4. DELETE/DELETE
    6. Web services and the big picture
    7. Summary
  7. 2. Accessing RESTful Services — Part 1
    1. Getting the tools
    2. RESTful clients
      1. Java command-line application
        1. Jakarta Commons HTTP Client
      2. Java desktop application
      3. JSP application
      4. Servlet application
    3. Summary
  8. 3. Accessing RESTful Services — Part 2
    1. Getting the tools
    2. Semantic search mashup
      1. Application architecture
      2. Web application definition
      3. User interface layer
        1. Parsing JSON structures
      4. Servlet layer
        1. SemanticHacker parser Servlet
        2. Google search Servlet
        3. Twitter search Servlet
        4. Yahoo search Servlet
        5. Yahoo image search Servlet
      5. Compiling and running the application
    3. Summary
  9. 4. RESTful Web Services Design
    1. Designing a RESTful web service
      1. Requirements of sample web service
      2. Resource identification
      3. Representation definition
        1. XML representations
          1. Users
          2. Messages
        2. JSON representations
          1. Users
          2. Messages
      4. URI definition
        1. Executing logic with RESTful URIs
          1. Using URIs to request representation types
      5. Summary
  10. 5. Jersey: JAX-RS
    1. Getting the tools
    2. JAX-RS
    3. Jersey the JAX-RS 1.1 reference implementation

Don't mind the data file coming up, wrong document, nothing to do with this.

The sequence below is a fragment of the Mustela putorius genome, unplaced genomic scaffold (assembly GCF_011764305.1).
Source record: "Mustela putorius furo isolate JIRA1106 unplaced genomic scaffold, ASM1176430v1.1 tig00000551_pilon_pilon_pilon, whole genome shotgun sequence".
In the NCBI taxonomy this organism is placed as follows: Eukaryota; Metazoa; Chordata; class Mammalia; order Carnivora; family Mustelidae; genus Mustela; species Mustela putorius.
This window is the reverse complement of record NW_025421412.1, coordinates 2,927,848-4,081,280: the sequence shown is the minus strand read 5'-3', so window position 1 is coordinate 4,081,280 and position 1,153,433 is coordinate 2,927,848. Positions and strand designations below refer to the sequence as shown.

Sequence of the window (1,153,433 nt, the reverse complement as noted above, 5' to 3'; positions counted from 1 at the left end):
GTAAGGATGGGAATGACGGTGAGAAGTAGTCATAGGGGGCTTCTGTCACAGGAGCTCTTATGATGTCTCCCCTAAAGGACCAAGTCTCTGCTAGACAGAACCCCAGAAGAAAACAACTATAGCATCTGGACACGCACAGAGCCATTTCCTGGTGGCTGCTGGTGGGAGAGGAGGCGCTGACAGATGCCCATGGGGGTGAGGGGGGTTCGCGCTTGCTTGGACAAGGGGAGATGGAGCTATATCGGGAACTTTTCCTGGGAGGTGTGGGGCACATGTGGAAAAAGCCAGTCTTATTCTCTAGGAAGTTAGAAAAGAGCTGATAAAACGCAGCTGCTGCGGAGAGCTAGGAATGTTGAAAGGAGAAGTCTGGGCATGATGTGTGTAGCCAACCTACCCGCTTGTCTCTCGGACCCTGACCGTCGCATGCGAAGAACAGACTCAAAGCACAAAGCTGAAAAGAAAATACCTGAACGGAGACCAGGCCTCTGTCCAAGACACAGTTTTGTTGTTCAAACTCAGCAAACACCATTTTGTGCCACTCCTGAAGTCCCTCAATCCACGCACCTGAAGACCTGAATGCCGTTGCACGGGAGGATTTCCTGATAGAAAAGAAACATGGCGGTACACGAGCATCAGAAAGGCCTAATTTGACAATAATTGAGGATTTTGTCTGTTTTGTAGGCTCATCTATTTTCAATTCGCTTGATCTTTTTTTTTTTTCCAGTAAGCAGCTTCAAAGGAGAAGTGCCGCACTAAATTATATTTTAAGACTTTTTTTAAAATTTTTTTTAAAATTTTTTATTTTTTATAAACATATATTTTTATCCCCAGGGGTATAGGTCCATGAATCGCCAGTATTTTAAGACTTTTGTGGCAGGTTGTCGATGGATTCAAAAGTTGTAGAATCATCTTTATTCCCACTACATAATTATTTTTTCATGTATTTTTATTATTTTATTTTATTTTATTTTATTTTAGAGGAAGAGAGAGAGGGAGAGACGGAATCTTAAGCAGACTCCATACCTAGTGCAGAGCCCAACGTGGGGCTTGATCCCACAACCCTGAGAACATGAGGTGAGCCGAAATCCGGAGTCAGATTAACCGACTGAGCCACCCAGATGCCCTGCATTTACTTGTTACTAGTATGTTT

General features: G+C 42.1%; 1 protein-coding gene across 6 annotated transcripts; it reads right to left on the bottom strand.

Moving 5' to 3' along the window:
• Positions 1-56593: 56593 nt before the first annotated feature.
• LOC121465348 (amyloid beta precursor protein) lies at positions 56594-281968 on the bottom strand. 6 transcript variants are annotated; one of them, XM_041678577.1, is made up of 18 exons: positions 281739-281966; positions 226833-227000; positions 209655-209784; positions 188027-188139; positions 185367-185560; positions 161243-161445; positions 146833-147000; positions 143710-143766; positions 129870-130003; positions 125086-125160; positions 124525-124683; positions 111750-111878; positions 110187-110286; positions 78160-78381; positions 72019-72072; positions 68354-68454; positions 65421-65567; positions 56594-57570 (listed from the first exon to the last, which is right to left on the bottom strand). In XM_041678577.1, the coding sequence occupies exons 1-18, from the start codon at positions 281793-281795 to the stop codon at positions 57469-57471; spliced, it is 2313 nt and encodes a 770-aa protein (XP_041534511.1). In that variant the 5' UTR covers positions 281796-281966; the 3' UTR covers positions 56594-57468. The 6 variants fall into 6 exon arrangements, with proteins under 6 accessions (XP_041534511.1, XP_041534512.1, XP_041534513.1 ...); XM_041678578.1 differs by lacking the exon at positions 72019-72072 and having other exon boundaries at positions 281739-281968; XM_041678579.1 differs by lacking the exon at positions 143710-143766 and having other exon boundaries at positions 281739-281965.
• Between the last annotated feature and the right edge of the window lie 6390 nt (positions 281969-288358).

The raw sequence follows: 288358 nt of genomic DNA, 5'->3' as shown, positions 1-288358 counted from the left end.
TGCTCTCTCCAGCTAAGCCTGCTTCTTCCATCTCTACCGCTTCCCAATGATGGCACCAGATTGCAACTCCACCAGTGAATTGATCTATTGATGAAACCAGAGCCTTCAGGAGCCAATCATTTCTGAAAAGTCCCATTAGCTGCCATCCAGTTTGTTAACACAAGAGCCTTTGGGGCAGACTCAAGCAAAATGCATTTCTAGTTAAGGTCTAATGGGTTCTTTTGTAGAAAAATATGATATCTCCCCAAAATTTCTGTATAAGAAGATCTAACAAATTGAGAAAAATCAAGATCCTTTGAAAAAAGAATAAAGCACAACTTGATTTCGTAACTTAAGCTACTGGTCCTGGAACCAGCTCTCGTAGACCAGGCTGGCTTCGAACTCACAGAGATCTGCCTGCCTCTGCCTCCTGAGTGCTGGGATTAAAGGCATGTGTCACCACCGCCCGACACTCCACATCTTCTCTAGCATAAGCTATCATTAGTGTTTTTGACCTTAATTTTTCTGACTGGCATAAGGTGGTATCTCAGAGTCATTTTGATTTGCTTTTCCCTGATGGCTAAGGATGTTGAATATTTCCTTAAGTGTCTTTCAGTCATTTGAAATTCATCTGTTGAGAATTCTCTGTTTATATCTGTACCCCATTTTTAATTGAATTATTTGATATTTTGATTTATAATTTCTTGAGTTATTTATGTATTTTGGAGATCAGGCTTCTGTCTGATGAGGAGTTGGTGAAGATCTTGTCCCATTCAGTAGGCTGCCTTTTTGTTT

4. Annotations
      1. Jersey resource
      2. URIs
        1. @Path
      3. HTTP methods
        1. @GET
        2. @POST
        3. @PUT
        4. @DELETE
        5. Relative paths in methods
      4. URI variables
        1. @PathParam
      5. Input and output formats
        1. @Consumes
        2. @Produces
      6. Parameters
        1. @FormParam
    5. Web service architecture
    6. Persistence layer
    7. RESTful web service implementation with Jersey
      1. Application deployment
      2. URI and resources
        1. /users
          1. HTTP GET
            1. XML representation
            2. JSON representation
          2. HTTP POST
        2. /users/{username}
          1. HTTP GET
            1. XML representation
            2. JSON representation
          2. HTTP PUT
          3. HTTP DELETE
        3. /messages
          1. HTTP GET
            1. XML representation
            2. JSON representation
          2. HTTP POST
        4. /messages/{messageID}
          1. HTTP GET
            1. XML representation
            2. JSON representation
          2. HTTP DELETE
        5. /messages/users/{username}
          1. HTTP GET
            1. XML representation
            2. JSON representation
        6. /messages/search/{search_item}
          1. HTTP GET
            1. XML representation
            2. JSON representation
    8. Using this RESTful web service
    9. Summary
  11. 6. The Restlet Framework
    1. Getting the tools
    2. Restlet
    3. Restlet 1.1
      1. Restlet application and URI mappings
      2. Handling HTTP requests
        1. HTTP GET and content negotiation (HTTP Accept header)
          1. Content negotiation and the HTTP Accept header
        2. HTTP POST